Yale researchers have created an experimental operating system (OS) that can eliminate a class of dangerously elusive computer bugs. Determinator, as the OS is called, works by changing the way computers implement parallel processes. The work has helped to energize a nascent field, one that has grown remarkably in the last year. “There’s been a sudden explosion of interest,” comments Bryan Ford, Assistant Professor in the Computer Science Department and leader of the team that designed the OS, the first of its kind. Ultimately, their research can be used to make everything from media software to industrial networks safer and more robust.
The Bug Problem
Midnight. Friday. The computer clusters of the Arthur K. Watson building are packed with students cranking out their latest assignments. The atmosphere is tense, pregnant with frustration and fatigue. Dozens of eyes quietly focus on the lines of code in front of them, immersed in the dreaded act of debugging. Over the next few hours, the students will run their programs through a series of carefully designed tests, picking out the subtle missteps in their logic and the occasional typo, before submitting the final product for evaluation. For some, debugging can take eight hours or more. The programming itself probably took no more than two.
Almost every programmer can recall a night ruined by the fell combination of a particularly aggravating bug and a tight deadline. “It’s actually not that uncommon for debugging a really subtle bug to take days – there’s no upper limit on the time it may take,” says Ford. Bugs are a pervasive problem in programming, spawning entire research areas and application suites dedicated to their eradication. At best, bugs are nuisances, wasting valuable hours of a programmer’s time. At worst, undetected bugs can cause catastrophic system failures. Their existence is a liability in an increasingly wired world, one where stock markets, shuttle launches, and power grids all depend on robust computers and networks.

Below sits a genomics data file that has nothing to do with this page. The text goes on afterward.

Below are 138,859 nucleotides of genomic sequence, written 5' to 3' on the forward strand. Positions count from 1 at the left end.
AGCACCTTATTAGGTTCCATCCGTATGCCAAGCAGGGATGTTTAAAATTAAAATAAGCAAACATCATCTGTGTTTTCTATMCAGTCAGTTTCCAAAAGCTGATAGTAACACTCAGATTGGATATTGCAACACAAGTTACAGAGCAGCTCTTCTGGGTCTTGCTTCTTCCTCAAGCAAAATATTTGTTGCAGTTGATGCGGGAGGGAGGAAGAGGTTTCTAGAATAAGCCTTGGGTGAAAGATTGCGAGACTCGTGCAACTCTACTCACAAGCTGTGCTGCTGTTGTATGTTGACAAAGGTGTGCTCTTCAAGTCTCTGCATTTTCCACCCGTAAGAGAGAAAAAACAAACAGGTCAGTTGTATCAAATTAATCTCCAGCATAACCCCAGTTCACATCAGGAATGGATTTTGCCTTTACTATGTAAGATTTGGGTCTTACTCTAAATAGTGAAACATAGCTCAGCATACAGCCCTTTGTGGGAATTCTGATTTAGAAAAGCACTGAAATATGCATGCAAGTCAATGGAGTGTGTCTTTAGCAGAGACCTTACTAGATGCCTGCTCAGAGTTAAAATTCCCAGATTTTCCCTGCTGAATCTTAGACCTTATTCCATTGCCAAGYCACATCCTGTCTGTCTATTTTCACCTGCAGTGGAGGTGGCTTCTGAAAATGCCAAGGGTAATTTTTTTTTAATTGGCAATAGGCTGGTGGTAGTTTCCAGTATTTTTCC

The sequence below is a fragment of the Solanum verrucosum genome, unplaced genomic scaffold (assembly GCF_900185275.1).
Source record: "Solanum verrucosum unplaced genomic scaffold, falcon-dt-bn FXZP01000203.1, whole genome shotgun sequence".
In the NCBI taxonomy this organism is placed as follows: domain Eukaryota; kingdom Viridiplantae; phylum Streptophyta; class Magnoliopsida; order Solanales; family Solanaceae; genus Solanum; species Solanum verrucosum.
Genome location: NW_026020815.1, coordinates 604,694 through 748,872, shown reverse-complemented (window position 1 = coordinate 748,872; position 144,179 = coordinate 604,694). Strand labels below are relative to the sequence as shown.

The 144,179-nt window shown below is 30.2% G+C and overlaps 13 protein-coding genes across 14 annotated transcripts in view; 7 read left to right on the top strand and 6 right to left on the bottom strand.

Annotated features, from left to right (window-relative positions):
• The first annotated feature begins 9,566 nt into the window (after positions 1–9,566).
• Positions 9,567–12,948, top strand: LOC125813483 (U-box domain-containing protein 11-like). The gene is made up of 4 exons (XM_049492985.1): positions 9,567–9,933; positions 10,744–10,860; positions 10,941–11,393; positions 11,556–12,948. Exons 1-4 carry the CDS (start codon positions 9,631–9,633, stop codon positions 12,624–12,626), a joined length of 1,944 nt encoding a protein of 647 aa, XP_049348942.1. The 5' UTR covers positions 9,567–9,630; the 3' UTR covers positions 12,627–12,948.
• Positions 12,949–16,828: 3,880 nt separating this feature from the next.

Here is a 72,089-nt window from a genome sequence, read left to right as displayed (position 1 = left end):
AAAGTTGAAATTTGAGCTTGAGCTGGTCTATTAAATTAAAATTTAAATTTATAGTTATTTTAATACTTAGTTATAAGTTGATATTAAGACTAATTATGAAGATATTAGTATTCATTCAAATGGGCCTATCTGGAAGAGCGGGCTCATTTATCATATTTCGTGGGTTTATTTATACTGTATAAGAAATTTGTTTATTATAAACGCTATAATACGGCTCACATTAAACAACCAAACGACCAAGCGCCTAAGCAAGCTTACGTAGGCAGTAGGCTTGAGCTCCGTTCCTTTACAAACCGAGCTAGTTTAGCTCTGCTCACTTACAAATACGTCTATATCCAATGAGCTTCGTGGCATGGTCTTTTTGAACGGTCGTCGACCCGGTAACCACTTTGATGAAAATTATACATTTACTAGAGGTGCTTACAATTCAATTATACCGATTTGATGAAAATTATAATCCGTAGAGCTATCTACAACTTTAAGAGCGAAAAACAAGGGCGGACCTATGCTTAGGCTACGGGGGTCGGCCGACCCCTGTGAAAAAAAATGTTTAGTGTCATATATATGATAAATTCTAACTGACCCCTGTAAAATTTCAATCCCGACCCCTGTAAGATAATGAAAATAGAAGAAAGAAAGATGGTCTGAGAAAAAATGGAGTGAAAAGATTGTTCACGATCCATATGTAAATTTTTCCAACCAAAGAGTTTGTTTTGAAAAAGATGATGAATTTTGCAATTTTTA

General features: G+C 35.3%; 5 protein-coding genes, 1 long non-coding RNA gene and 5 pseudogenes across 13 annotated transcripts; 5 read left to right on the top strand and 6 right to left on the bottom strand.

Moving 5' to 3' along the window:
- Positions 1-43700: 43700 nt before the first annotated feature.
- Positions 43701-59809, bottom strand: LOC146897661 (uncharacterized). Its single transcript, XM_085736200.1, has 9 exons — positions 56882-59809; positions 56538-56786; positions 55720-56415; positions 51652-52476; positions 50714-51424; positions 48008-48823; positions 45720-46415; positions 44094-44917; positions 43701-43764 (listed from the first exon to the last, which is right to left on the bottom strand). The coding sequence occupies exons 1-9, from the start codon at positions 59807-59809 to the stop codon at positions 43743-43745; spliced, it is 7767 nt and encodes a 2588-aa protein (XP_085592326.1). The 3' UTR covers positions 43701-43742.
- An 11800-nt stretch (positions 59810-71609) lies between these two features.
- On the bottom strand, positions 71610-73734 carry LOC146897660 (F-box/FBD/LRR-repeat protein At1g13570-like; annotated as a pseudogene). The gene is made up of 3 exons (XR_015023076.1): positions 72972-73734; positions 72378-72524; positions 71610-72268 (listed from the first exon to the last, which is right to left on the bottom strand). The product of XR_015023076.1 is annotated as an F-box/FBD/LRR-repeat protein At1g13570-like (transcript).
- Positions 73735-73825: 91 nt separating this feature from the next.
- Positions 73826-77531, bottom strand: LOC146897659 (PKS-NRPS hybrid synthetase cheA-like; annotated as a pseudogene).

It may come as a surprise, then, that one of the biggest trends in computer science, parallel computing, can expose computer systems to a class of bugs that are alarmingly difficult to find, even for experts in the field.
Problems of Parallel Computing
Parallel computing, also known as parallelism, seems simple at first glance: improve performance by splitting up a task into multiple processes, each running simultaneously. The potential of parallelism to multiply computing power is especially attractive to hardware developers, who are worried about how much smaller integrated circuits can be manufactured. Parallel computing is essentially the only way that computers will get faster, as core speeds have only barely doubled over the past decade. With the rapid adoption of multi-core processors like the Intel Core series, parallelism pervades modern computing.
But despite its intuitive appeal, parallelism carries one inherent flaw: nondeterminism. Applications are typically made parallel through the use of threads, lines of code that run concurrently. Though these threads usually run together in harmony, occasionally they can clash, for example, by writing to a variable at the same time. This can lead to unexpected results – the dreaded bug. Such “concurrency bugs” are critically dependent upon the timing of the threads involved, a factor that varies with each execution. By their very nature, parallel computations, at least in current implementations, are not deterministic – even if you know the entire configuration of inputs for a program, you cannot always predict the output. Sometimes, one thread is a little faster than the other; sometimes, the reverse is true.
The “nondeterminism” of parallel systems makes concurrency bugs quite challenging to debug: how are you supposed to find these bugs in the first place when they don’t even occur consistently? Concurrency bugs are aptly known as “Heisenbugs,” named after the physicist who discovered that a particle’s exact kinematics must always remain inscrutable. “They are the most subtle, the most complex bugs we know of,” says Amittai Aviram, a graduate student and co-author of the study.